It is the court's view that it does have jurisdiction to entertain a demand for recoupment. In the companion cases of United States v. Shaw, 309 U.S. 495, 60 S. Ct. 659, 84 L. Ed. 888 (1940), and United States v. United States Fid. & Guar. Co., 309 U.S. 506, 60 S. Ct. 653, 84 L. Ed. 894 (1940), the United States Supreme Court clearly determined that the United States, by filing suit against a party, subjects itself to compulsory counterclaims which do not exceed the amount of the Government's own claim. The Government apparently objects to the application of the rule of these cases to the facts of the present case on the ground that Sumco's counterclaim is not conditioned on whether the United States prevails on its own claim, as is illustrated by the fact that both counts of the counterclaim demand judgment of a specific sum. The court, however, is unwilling to attribute such a literal meaning to the pleadings. The significant feature of a demand for recoupment is that it arises out of the same transaction which is the subject matter of the plaintiff's complaint and has as its objective the defeat of the plaintiff's action. In the court's view, Sumco's counterclaim substantially meets these requirements; the fact that its demand forms the basis of a claim for independent relief or that it asks for judgment of a specific sum of money is not fatal and does not require its dismissal. In this connection, it should be pointed out that under Rule 8(c) of the Federal Rules of Civil Procedure, the court could treat the defendant's pleading as a claim for recoupment. 4" In view of the discussion which follows below, however, this will be unnecessary.
Whether Sumco should also be permitted an affirmative recovery on its counterclaim of an amount up to $10,000 is a more difficult question. The United States Supreme Court has not yet considered the problem, and as a result there is a conflict among the courts of appeals on this issue. The Government relies heavily on the traditional rule expressed by the Second Circuit in the case of United States v. Nipissing Mines Co., 206 F. 431 (2nd Cir. 1913), cert. denied, 234 U.S. 765, 34 S. Ct. 673, 58 L. Ed. 1582 (1914), which in effect held that no affirmative relief may be recovered on a counterclaim against the United States under the provisions of the Tucker Act. 5" The court is of the opinion, however, for a number of reasons, that the more recent decision in United States v. Silverton, 200 F.2d 824, 827 (1st Cir. 1952), is more persuasive. First, as was stated by the court in that case:
It is conceded by the Government that the defendant in this case could have brought an original action in the court below against the United States for breach of contract, under the Tucker Act. * * * It would be the emptiest technicality to hold that the same jurisdiction could not be invoked by way of counterclaim in the action already brought by the United States.
It should also be pointed out that the rule called for by the Nipissing case would merely create the familiar problem of multiple litigation, a condition which, under the circumstances of the present case, is wholly unnecessary. Equally important is the fact that the trend of recent judicial opinion indicates a reversal of the strict view forbidding counterclaims against the United States. Thus, in United States v. Yellow Cab Co., 340 U.S. 543, 71 S. Ct. 399, 95 L. Ed. 523 (1951); the Supreme Court held that a party defendant could implead the United States for contribution as a joint tort-feasor under the Federal Tort Claims Act. Later cases, despite the absence of express statutory authority, have also permitted counterclaims to be asserted against the federal government under the same statute. See, e.g., United States v. Rosati, 97 F. Supp. 747 (D.N.J.1951). And, as was adverted to earlier, a number of cases have held that the Tucker Act confers jurisdiction upon federal district courts to entertain affirmative counterclaims against the United States. See United States v. Springfield, 276 F.2d 798 (5th Cir. 1960); United States v. Martin, 267 F.2d 764 (10th Cir. 1959). It is the court's view that this line of authority, as contrasted with the Nipissing rule, affords a much more practical framework for the litigation of claims by private parties against the United States.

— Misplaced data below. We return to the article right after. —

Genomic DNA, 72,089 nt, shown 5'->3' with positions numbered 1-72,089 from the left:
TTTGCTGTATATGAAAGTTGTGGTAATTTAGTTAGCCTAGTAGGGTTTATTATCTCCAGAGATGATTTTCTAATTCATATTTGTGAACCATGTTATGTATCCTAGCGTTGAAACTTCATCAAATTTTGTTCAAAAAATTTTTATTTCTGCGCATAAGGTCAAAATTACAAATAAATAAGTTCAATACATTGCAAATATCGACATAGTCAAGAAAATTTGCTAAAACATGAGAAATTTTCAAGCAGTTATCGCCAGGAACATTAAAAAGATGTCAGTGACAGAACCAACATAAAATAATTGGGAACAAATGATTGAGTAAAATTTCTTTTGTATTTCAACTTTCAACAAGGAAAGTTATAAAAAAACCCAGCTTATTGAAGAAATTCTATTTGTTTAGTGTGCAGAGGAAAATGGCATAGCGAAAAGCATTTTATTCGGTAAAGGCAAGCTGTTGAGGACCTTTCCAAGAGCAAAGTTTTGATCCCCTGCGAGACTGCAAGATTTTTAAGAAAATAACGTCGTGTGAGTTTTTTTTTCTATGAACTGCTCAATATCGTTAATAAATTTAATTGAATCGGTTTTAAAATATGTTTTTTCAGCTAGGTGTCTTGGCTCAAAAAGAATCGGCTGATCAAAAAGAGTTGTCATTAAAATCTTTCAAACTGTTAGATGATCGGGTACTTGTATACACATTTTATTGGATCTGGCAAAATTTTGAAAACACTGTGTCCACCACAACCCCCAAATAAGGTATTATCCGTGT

Plaintiff contends, however, that the Nipissing rule was adopted by the United States Court of Appeals for the Third Circuit in United States v. Failla, 120 F. Supp. 797 (D.N.J.), aff'd 219 F.2d 212 (3rd Cir. 1954), and that consequently its motion to dismiss the defendant's counterclaim should be granted. The court is unable to accept this contention. A careful reading of the Failla case reveals that the district court's refusal to entertain a counterclaim against the United States was affirmed by the Court of Appeals on the narrow ground that the defendants failed to exhaust certain administrative remedies, which, under the applicable statute, was a condition precedent to obtaining any relief from the courts.
The plaintiff's motion is therefore denied, with leave granted to the defendant to amend its counterclaim to conform with 28 U.S.C. § 1346(a)(2).
Let an appropriate order be submitted.
1. This statute provides as follows: (a) The district courts shall have original jurisdiction, concurrent with the Court of Claims, of: * * * (2) Any other civil action or claim against the United States, not exceeding $10,000 in amount, founded either upon the Constitution, or any Act of Congress, or any regulation of an executive department, or upon any express or implied contract with the United States, or for liquidated or unliquidated damages in cases not sounding in tort.
2. Since the proposed counterclaim arises out of the same contract which is the subject matter of the plaintiff's complaint, it is of course compulsory under Rule 13(a) of the Federal Rules of Civil Procedure and would be barred in the future if not asserted in the present action. An exception to this rule exists, however, where the compulsory counterclaim in question is asserted against the Government, and is one over which the court has no jurisdiction. See Rule 13(d), F.R.C.P.
3. Section 1346(c) provides as follows: The jurisdiction conferred by this section includes jurisdiction of any setoff, counterclaim, or other claim or demand whatever on the part of the United States against any plaintiff commencing an action under this section.
4. This section provides in pertinent part: When a party has mistakenly designated a defense as a counterclaim or a counterclaim as a defense, the court on terms, if justice so requires, shall treat the pleading as if there had been a proper designation.
5. Cf. United States v. Frank, 207 F. Supp. 216 (S.D.N.Y.1962).